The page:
If you were to ask all attorneys in Minnesota what they think of their profession, you might find a variety of answers. Some responses would be positive while others might be negative. Like all professions there are pros and cons. This is very true with attorneys in Minnesota. Whether dealing with criminals, divorce, harassment, working conditions, business ethics or malpractice; attorneys in Minnesota face challenges that require them to have knowledge of all types of issues. It takes years of schooling, discipline and determination to become an attorney in Minnesota.
• Many individuals decide to become an attorney in Minnesota due to the benefits of the job. Whether you personally would want to work in the field of law or not, most would agree that being an attorney in Minnesota is a well respected profession and attorneys in Minnesota have a stable career. Another exciting aspect to this job is the variety of clients they deal with. An attorney in Minnesota could be dealing with a divorce case one day and then be defending a victim to asbestos at the workplace the next day. One of the most appealing advantages to being an attorney in Minnesota is the salary. Some studies suggest that in their first four years, attorneys in Minnesota can make up to just over $80,000 while attorneys in Minnesota who have held their profession for more than two decades can make up to $150,000 or more. These figures can depend on experience, success and areas of law that they specialize in.
• As stated before, all professions have pros and cons and the cons to being an attorney in Minnesota can possibly turn people away from pursuing the job. In order to become an attorney anywhere in the United States, you must not only attend college but be able to perform very well and obtain a high grade point average (GPA). This is important because in order to become an attorney at a respected firm you will need to attend law school. To get into a good law school you will need a high score on the Law School Admission Test (LSAT). People who do well on this test claim to spend months constantly studying for the exam. Law schools accept applicants based on their GPA and their LSAT score. So to summarize, becoming an attorney requires many years of studying and schooling. Another downside to this job is that no matter how good of an attorney one might be, professions in law will always be highly competitive even after years of proving one’s self. Many would claim that the worst part of the job is representing individuals whom you do not agree with. Attorneys in Minnesota might have to defend criminals that very well could be guilty of their accused crime. They could also possibly defend doctors in malpractice suits who they feel might be guilty. The problem is that attorneys are paid to defend their clients and it is in their best interest to win their client’s case so that they will make more money and obtain a more successful record. This part of the job can affect one’s morals and values.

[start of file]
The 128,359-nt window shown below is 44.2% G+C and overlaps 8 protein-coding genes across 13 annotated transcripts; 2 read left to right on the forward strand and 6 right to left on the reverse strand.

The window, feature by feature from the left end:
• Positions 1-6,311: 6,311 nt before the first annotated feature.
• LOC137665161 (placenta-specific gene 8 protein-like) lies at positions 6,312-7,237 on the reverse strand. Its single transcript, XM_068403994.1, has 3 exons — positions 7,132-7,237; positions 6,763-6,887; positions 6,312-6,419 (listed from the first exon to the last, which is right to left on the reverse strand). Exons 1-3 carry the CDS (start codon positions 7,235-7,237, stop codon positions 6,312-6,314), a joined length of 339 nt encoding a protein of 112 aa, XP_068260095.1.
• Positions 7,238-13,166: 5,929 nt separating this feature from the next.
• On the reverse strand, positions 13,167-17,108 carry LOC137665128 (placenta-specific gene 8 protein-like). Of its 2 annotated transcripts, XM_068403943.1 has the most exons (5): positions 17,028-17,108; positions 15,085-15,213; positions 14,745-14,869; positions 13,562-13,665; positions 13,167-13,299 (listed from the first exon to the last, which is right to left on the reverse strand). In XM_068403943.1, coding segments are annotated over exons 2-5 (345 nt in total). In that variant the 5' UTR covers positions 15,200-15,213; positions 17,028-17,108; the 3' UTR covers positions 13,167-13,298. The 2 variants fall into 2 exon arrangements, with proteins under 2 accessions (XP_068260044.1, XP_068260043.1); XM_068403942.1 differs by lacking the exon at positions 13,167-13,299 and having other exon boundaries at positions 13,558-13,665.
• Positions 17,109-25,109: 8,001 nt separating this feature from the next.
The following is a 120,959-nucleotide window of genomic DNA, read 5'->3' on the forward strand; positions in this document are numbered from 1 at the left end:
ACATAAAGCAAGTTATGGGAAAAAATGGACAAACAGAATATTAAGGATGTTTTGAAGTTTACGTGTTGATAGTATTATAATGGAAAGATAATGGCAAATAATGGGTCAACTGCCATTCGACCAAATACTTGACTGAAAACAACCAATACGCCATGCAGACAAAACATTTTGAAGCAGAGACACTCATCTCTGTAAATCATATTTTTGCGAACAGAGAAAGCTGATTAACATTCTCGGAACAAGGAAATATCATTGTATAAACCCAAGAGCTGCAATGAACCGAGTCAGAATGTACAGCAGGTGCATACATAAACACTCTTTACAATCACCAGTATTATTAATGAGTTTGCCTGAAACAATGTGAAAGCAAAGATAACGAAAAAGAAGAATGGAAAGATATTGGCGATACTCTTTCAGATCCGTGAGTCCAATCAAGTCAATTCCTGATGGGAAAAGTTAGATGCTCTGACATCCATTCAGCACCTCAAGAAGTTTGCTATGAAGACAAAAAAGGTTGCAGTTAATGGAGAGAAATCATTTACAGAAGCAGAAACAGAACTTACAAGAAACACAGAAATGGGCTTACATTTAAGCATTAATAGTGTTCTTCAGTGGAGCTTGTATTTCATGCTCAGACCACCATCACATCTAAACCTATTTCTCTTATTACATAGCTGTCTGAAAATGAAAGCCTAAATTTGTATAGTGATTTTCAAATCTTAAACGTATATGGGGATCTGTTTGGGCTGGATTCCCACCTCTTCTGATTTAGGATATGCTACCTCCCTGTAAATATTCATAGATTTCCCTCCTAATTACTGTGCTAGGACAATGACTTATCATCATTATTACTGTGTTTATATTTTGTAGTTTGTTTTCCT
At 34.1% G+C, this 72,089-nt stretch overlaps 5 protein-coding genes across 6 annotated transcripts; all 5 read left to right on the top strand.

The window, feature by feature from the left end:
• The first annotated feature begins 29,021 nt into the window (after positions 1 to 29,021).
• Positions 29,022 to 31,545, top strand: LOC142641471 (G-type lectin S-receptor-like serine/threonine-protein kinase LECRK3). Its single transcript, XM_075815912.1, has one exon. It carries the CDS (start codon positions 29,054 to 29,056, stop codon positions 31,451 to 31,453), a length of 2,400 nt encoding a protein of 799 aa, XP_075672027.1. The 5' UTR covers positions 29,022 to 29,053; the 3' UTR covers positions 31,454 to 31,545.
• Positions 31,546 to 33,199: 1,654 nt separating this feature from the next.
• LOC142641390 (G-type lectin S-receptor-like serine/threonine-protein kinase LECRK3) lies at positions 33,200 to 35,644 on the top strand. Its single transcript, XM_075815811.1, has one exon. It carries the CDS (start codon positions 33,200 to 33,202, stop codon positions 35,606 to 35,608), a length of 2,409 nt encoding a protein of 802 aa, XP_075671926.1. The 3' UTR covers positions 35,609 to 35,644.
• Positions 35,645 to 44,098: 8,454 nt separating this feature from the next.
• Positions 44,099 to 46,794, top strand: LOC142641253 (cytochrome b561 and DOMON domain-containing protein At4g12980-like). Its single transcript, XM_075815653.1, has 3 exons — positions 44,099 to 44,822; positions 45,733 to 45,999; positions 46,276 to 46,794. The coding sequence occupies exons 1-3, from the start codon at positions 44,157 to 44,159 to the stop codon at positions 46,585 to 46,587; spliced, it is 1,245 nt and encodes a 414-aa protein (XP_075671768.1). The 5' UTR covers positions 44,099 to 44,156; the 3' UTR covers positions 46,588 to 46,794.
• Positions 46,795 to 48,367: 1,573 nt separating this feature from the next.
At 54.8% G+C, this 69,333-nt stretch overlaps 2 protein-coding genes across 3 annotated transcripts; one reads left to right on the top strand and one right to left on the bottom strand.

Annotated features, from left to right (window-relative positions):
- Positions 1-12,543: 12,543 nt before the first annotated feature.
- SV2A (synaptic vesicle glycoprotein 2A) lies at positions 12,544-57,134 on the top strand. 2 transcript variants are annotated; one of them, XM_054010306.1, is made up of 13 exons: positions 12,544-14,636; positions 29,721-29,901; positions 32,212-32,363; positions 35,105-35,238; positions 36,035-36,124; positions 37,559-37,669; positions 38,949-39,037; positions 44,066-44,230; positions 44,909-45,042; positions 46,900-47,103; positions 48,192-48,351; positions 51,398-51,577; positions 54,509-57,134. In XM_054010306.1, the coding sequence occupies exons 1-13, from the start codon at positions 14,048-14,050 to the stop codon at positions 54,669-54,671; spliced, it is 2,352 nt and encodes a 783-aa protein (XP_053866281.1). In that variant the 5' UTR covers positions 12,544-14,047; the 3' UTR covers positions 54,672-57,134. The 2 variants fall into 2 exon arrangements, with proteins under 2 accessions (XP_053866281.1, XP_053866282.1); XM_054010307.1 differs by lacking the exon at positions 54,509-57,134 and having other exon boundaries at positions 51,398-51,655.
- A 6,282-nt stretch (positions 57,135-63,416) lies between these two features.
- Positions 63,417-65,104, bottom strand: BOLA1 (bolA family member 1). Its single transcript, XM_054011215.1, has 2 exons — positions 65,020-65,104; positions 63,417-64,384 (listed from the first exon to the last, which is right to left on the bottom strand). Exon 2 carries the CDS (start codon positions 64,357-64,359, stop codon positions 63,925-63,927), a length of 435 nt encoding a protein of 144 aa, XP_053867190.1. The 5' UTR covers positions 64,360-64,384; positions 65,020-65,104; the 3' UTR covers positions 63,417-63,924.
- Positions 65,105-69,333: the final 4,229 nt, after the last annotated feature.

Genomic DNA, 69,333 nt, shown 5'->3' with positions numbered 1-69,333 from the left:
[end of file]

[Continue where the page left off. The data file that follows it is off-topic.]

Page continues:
Being an attorney has its ups and downs like any other job. However, unlike many jobs, attorneys hold a responsibility for people’s lives and their performance can affect their client’s future. That is a large burden to carry and that is why most law professions are well respected. Not everyone is cut out to be an attorney and that is why those who seek the job are tested for years before they can actually practice law.